2. Jimmy Butler vs. TJ Warren
Jimmy Butler and TJ Warren made gave an otherwise mundane January matchup earlier in the season a playoff feel when the two players were jawing back and forth throughout the game. In the third quarter of that matchup, Warren fouled Butler hard which resulted in the two being separated quickly before things escalated. Both were assessed double technicals and fined $35,000 after the game. Fast forward seven months later and the two will now face off in the first round of the playoffs. The only thing that could dampen this matchup is the fact that Warren was recently diagnosed with plantar fasciitis, per Indianapolis Star's J. Michael.
The Pacers forward is optimistic that it shouldn't hinder his ability to play in this series, and if that's the case then this rivalry should be enticing. Especially considering Warren has been on an absolute tear since arriving in Orlando. Despite cooling off toward the end of the seeding schedule, Warren averaged 31 points, including a 53-point outburst against the Sixers, and three other 30-point plus performances. Butler, though, will surely zone in on Warren and try to keep him from going off in this series. When the Pacers and Heat played in their final seeding game against each other, Butler and the Heat held Warren to just 12 points in 29 minutes of action.
Butler thrives on shutting opponents down, and if he's able to get under Warren's skin he has the ability to completely take him out of the game. However, if Warren is able to get shots off as he did in the earlier games of the seeding schedule, then it will only heighten the level of intensity brewing between these two players. Either way, it will be entertaining to watch Butler and Warren yap at each other over the course of this series.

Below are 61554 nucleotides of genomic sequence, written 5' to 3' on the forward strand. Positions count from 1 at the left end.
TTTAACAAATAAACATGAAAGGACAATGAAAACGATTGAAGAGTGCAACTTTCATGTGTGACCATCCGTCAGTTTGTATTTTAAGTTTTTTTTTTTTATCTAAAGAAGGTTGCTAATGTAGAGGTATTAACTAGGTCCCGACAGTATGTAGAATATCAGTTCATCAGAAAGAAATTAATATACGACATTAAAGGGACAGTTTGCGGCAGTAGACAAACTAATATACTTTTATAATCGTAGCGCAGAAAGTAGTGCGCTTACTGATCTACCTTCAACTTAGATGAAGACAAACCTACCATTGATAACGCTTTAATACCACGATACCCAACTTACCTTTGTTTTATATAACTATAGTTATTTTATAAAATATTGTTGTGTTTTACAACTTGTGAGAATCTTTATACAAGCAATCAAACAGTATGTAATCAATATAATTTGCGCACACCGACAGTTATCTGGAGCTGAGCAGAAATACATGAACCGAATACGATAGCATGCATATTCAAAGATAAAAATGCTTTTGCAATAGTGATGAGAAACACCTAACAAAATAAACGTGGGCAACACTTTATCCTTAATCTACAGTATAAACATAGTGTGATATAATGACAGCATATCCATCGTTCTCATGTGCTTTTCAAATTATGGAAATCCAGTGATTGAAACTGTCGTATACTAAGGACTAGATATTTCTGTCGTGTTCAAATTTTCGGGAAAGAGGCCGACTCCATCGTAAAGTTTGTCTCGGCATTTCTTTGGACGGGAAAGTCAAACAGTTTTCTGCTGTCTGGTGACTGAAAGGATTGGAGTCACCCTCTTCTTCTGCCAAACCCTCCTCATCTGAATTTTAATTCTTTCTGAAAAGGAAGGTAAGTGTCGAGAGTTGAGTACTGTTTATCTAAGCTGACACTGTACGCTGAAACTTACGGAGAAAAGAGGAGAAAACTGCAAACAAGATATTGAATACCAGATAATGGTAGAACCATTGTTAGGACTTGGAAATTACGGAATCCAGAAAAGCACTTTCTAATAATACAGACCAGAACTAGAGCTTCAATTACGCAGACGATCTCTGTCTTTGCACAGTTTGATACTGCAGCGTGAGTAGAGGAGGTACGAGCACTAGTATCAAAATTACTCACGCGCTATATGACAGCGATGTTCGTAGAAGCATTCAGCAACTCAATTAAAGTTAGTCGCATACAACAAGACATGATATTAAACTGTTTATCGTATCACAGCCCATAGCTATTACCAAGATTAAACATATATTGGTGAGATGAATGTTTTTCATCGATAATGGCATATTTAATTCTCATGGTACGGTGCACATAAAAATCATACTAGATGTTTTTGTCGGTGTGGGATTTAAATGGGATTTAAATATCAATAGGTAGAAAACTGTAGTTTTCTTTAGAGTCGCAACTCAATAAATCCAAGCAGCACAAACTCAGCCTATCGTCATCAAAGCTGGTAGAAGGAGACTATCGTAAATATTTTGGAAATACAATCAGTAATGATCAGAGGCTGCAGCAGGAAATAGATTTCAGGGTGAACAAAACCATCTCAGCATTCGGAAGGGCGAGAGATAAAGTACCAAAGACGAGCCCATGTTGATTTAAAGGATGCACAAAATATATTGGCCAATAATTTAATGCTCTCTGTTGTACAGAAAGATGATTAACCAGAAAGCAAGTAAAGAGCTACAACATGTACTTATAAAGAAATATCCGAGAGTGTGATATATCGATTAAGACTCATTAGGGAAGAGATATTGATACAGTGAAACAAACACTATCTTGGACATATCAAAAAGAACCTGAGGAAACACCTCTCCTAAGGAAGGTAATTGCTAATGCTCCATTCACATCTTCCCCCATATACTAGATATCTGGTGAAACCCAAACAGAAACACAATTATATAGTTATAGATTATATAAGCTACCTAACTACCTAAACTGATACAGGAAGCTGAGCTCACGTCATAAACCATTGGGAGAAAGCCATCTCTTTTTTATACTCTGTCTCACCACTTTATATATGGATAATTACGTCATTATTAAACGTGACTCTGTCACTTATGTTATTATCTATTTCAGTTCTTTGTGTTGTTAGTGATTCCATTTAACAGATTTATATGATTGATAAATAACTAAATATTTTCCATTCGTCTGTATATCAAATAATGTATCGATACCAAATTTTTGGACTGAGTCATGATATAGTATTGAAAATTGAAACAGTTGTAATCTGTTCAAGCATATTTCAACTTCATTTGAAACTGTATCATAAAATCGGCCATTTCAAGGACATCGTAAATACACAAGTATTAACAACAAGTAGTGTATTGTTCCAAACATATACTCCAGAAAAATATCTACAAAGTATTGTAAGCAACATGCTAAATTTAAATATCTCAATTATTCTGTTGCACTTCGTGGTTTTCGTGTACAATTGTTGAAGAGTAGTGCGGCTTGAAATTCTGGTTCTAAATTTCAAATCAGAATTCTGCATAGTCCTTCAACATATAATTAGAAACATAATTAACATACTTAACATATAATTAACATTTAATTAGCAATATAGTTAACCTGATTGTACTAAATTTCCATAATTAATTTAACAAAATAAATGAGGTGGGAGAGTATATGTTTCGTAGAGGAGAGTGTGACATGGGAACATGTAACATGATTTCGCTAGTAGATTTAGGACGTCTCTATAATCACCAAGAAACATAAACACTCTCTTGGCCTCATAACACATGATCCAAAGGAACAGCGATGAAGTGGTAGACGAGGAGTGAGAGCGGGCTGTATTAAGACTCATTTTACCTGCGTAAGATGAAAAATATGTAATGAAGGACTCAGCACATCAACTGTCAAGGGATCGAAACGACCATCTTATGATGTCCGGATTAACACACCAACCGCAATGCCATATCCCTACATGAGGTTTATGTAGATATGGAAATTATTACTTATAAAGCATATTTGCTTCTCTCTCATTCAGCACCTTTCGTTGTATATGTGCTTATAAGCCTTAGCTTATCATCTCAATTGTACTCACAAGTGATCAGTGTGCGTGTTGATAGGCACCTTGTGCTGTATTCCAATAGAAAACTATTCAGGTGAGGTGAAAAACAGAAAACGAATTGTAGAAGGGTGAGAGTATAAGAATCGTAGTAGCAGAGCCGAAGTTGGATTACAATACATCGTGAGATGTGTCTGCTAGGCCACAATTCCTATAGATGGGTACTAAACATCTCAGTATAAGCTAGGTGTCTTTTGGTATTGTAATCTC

3. Can Miami's youth deliver in the postseason?
Out of the Heat's six most important players on their roster, only Jimmy Butler has five or more years of playoff experience. Adebayo was on the Heat during the 2016-17 playoffs, but only played 13 minutes a game, and Goran Dragic has three years of playoff experience, both with the Heat and his times with the Suns. Other than that, the three other players the Heat rely on offensively -- Robinson, Herro and Nunn -- have zero postseason experience.
During the regular season, that trio of young guys stepped up to meet the occasion several times, with Herro delivering game-winning shots, Robinson drilling high-pressure buckets and Nunn staying composed in a pinch. However, this is the playoffs. Teams know not to leave Robinson or Herro open from deep, and they're going to see more attention from opposing teams in the postseason. Against the Pacers, a team that allows the fourth-lowest 3-point percentage in the league (34.1), these young guys might not have as much breathing room as they're used to when they're lining up shots.
It's going to be a tough first test for the Heat's youth, and if they advance past the first round, the level of difficulty will only increase going forward.